March 15, 2013
Fatherhood: The On-Going Crisis
Homer Simpson from The Simpsons, Peter Griffin from Family Guy, and Jerry from Wizards of Waverly Place, are just a few of the many youth television shows that present a dangerously distorted male figure. Or The Sweet Life of Zack and Cody, who run rampant throughout the hotel that they live in with their mother who was left to raise her children due to a dead beat father who left the family when the kids were young. Whether there is a Dad or there is not a Dad; they are presented as weak, childish, and brainless. These men are, at best, the whipping post for the strong-willed mothers who apparently have the real power and are the ones that essentially keep the home and the children from falling apart. It is clear that the role of Fatherhood has been distorted and watered down in the current century. Because of this, many modern day fathers fail to accomplish their duties towards their family, duties defined in Scripture, not because they do not want to but because they do not understand how crucial they are to their family, because society tells them that they are not really needed, and simply that they do not even know where to start.
The task of being a father is of critical importance, and it has never been more so than in this day and age. A child’s relationship with Dad is a decisive factor in that young man or woman’s health, development and happiness. Stephen K. Baskerville, an American scholar of political science as well as a leading authority on divorce, child custody and the family court system, wrote, “A generation of fatherhood advocates has emerged who insist that fatherlessness is the most critical social issue of our time. In Fatherless America, David Blankenhorn calls the crisis of fatherless children “the most destructive trend of our generation” (1995, 1). Their case is powerful. Virtually every major social pathology issue has been linked to fatherless children: violent crime, drug and alcohol abuse, truancy, unwed pregnancy, suicide, and psychological disorders—all correlating more strongly with fatherlessness than with any other single factor, surpassing even race and poverty. The majority of prisoners, juvenile detention inmates, high school dropouts, pregnant teenagers, adolescent murderers, and rapists come from fatherless homes (Daniels 1998, passim). Children from affluent but broken families are much more likely to get into trouble than children from poor but intact ones, and white children from separated families are at higher risk than black children in intact families (McLanahan 1998, 88). The connection between single-parent households and crime is so strong that controlling for this factor erases the relationship between race and crime as well as between low income and crime (Kamarck and Galston 1990, 14)” (Baskerville, independent.org). These statistics bring forth something vastly different than what is seen in pop culture’s most-watched TV shows. Despite these staggering statistics, no attempt is being made to change this very prominent issue that American society faces every day. Instead of the government focusing on getting rid of poverty through public school systems, go to the true source of the issue which would involve eliminating one-parent families and teaching every young man the importance of fatherhood and should be preparing them to step up when that day comes.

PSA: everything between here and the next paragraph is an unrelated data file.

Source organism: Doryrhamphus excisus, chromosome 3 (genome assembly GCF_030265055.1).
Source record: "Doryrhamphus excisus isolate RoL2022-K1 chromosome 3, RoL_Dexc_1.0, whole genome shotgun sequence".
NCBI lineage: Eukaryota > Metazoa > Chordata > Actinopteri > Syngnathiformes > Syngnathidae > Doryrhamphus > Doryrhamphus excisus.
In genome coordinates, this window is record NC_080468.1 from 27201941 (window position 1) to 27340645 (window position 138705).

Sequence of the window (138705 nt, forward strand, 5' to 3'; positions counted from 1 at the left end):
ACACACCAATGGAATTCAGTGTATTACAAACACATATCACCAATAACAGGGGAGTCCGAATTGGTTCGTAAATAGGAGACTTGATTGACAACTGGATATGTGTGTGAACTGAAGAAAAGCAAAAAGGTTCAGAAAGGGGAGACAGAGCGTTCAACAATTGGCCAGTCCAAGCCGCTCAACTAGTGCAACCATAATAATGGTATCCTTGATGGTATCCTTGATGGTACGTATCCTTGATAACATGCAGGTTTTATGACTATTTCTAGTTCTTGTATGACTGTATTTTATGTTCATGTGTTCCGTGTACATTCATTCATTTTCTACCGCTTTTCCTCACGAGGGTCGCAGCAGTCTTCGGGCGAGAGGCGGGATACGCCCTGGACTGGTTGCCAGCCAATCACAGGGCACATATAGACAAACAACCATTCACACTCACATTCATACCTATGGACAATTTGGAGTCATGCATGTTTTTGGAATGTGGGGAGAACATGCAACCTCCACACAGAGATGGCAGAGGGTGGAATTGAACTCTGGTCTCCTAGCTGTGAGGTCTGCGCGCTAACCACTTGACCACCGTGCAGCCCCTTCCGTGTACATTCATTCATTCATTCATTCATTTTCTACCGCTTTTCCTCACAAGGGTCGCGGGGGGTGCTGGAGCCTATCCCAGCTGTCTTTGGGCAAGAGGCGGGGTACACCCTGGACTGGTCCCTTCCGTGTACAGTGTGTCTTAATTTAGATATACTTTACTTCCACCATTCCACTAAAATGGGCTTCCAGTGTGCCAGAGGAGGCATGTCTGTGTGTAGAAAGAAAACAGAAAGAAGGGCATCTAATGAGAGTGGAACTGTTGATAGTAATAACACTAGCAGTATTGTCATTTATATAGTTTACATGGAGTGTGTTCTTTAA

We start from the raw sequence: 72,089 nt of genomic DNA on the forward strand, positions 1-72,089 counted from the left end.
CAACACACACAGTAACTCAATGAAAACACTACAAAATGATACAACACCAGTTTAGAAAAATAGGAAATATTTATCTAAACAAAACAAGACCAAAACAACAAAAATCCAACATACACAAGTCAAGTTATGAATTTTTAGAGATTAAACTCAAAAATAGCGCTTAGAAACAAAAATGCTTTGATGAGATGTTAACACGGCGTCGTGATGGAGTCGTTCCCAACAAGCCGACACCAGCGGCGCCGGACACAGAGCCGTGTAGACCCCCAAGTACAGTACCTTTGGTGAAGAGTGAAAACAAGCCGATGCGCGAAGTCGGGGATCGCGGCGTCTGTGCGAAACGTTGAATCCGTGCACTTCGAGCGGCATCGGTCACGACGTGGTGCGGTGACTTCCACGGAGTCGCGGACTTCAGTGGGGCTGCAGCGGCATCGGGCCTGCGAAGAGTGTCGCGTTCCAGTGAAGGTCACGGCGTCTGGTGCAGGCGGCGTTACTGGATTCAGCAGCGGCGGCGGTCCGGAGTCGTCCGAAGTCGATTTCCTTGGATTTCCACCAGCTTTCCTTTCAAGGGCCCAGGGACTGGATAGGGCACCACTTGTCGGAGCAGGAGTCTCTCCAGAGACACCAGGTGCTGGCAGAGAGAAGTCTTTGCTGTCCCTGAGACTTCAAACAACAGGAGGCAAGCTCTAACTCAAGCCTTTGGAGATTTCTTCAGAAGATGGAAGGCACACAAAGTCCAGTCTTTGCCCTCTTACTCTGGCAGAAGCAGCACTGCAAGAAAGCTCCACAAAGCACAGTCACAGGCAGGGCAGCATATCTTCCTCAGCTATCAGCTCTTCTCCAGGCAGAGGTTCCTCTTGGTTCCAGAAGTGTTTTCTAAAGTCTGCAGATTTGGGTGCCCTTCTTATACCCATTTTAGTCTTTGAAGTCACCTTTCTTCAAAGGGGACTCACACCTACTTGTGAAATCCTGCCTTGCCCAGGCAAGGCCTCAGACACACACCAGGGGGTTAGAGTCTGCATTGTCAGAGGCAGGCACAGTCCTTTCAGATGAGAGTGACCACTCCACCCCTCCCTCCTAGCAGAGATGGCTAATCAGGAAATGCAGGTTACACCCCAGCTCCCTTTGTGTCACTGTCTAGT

History also plays a key role in the downfall of Male leaders in the home. The Industrial Revolution came upon the world with great force. Women began entering the workforce and started becoming more and more independent. Feminists rose from this age and helped fuel the beginnings of what we see today: that being, more and more single family homes, often being run by the mother and not the father. Women think they can do it on their own but this is not always the case. There are some women out...